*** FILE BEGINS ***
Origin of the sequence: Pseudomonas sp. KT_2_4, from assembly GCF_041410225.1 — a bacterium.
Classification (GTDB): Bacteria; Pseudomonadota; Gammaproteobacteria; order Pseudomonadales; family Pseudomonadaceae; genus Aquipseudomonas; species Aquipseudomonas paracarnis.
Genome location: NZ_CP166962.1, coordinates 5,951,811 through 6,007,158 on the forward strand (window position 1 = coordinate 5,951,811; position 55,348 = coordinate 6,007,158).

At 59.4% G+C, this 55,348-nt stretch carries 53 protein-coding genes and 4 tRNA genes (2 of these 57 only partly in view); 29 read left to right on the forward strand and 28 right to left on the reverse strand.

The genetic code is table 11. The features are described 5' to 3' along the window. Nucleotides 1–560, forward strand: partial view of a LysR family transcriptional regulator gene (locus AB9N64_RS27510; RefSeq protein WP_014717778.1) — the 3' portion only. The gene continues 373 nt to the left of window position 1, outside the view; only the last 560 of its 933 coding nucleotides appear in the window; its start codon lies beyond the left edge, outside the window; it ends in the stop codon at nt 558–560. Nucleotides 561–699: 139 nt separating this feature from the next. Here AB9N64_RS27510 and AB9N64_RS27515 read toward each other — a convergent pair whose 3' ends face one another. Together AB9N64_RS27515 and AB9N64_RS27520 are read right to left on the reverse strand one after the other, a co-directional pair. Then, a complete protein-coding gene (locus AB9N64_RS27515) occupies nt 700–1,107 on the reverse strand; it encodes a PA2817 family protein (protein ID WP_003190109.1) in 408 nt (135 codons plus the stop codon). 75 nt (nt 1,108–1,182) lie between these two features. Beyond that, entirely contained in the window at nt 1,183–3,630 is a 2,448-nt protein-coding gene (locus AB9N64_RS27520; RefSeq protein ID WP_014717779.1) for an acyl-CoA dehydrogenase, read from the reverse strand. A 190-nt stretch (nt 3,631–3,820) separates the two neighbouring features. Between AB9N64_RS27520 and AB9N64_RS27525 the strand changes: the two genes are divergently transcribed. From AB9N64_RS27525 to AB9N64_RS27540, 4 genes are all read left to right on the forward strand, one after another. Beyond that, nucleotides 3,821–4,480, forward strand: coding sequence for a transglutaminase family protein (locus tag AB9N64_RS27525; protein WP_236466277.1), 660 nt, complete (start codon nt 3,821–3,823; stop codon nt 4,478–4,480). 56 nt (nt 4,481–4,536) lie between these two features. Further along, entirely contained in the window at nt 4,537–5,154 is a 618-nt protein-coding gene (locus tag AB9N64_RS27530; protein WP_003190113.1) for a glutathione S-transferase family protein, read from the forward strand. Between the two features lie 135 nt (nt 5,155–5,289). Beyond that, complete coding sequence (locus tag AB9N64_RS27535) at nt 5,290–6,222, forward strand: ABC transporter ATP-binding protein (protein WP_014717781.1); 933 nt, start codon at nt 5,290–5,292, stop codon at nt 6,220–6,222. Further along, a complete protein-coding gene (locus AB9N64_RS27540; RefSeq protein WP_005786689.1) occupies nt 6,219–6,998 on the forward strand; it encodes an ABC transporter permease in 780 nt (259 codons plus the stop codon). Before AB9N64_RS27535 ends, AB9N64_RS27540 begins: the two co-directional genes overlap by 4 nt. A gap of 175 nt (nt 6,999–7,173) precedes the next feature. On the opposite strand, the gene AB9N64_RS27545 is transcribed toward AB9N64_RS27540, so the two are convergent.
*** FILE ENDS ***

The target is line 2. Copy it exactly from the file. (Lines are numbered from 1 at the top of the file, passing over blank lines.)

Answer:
Classification (GTDB): Bacteria; Pseudomonadota; Gammaproteobacteria; order Pseudomonadales; family Pseudomonadaceae; genus Aquipseudomonas; species Aquipseudomonas paracarnis.